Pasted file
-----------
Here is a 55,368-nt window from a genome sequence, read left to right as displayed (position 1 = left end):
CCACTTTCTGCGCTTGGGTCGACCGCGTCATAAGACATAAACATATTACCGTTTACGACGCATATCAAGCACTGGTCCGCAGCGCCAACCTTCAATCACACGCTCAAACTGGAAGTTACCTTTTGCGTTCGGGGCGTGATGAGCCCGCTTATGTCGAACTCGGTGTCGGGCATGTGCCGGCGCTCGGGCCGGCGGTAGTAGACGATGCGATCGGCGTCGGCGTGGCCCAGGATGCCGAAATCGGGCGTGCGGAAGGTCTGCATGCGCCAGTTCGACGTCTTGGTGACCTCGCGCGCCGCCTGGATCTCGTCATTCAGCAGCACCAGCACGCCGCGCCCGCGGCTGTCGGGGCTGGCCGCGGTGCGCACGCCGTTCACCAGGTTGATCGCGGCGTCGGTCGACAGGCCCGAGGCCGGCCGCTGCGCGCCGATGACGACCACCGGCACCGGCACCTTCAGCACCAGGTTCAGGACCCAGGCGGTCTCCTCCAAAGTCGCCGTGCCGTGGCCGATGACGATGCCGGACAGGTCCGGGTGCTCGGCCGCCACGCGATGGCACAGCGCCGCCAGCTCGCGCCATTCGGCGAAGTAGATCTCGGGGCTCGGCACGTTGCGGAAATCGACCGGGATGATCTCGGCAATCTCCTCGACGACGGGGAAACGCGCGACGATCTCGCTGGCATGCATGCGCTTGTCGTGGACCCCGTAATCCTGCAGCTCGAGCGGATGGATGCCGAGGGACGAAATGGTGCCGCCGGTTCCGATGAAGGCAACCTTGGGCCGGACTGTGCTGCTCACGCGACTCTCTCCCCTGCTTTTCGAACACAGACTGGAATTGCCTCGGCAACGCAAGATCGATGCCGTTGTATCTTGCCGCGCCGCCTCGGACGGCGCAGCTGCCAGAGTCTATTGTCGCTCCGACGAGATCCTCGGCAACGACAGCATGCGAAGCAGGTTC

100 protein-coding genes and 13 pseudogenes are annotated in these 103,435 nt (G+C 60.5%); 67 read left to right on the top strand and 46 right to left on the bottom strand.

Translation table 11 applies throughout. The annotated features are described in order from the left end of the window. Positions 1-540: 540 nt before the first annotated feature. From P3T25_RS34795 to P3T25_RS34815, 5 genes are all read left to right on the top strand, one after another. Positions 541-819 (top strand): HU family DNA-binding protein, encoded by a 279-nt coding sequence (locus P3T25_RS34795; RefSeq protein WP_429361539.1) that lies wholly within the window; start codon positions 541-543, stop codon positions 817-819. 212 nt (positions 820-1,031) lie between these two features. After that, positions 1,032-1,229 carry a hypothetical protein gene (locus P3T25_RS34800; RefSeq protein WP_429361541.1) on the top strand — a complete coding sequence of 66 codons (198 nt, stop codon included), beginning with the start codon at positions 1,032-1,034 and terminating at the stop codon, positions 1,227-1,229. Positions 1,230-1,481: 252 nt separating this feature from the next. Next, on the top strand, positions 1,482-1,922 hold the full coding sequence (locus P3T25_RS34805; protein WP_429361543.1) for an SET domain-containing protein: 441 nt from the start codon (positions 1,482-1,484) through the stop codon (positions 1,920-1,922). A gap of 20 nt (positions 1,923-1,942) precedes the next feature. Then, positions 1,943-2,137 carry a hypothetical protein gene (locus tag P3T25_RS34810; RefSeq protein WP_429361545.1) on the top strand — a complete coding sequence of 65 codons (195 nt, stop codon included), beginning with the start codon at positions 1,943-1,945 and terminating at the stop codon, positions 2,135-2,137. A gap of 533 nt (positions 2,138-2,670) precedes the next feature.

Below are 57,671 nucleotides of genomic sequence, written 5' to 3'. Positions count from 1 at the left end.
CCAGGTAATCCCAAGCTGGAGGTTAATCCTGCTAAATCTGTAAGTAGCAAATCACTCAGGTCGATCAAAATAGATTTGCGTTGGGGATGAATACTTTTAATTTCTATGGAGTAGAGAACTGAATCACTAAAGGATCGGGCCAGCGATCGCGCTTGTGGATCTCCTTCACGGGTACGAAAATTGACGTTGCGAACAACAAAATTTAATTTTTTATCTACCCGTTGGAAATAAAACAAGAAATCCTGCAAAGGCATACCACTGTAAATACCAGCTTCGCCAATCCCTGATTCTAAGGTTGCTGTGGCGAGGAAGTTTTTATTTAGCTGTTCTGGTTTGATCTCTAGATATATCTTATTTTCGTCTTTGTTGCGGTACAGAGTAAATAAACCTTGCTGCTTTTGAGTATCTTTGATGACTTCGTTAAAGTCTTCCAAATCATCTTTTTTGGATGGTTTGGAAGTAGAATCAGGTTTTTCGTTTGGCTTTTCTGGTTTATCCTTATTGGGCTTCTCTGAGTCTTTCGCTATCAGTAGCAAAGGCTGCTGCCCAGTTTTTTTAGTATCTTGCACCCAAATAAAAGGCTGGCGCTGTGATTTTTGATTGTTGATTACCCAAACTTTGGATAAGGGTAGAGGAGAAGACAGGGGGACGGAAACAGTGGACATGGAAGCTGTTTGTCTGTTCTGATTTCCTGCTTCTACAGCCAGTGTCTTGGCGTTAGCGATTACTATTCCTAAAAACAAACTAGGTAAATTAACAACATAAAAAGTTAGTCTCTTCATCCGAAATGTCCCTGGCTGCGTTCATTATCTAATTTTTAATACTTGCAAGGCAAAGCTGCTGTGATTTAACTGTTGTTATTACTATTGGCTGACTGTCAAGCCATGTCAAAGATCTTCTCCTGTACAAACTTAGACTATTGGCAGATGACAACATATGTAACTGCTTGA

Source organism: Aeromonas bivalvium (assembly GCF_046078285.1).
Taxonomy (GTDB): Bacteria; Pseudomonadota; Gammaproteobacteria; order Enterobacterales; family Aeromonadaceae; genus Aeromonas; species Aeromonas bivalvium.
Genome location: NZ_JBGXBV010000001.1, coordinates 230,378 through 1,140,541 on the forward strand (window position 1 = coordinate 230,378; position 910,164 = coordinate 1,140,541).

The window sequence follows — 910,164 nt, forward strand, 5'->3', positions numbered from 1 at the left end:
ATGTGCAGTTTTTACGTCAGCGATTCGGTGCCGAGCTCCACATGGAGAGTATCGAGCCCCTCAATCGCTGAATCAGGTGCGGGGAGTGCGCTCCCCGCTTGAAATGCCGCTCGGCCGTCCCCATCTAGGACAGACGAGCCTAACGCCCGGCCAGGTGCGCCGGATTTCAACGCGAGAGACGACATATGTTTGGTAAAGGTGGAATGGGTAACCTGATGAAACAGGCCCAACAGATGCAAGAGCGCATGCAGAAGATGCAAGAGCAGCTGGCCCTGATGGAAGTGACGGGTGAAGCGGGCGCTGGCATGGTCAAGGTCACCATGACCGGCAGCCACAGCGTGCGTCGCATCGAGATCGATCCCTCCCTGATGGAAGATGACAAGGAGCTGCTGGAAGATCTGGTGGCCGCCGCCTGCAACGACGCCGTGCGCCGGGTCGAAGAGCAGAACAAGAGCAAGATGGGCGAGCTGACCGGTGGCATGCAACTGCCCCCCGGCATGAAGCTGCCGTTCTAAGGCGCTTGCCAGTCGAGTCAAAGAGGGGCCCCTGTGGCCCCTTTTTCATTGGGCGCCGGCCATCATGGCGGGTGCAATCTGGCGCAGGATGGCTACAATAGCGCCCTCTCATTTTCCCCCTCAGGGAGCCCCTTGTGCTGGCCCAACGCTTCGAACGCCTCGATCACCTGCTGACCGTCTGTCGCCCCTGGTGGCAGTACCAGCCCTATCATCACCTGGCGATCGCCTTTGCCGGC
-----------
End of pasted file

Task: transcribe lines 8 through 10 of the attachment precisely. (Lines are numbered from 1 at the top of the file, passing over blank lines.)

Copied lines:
Taxonomy (GTDB): Bacteria; Pseudomonadota; Gammaproteobacteria; order Enterobacterales; family Aeromonadaceae; genus Aeromonas; species Aeromonas bivalvium.
Genome location: NZ_JBGXBV010000001.1, coordinates 230,378 through 1,140,541 on the forward strand (window position 1 = coordinate 230,378; position 910,164 = coordinate 1,140,541).

The window sequence follows — 910,164 nt, forward strand, 5'->3', positions numbered from 1 at the left end: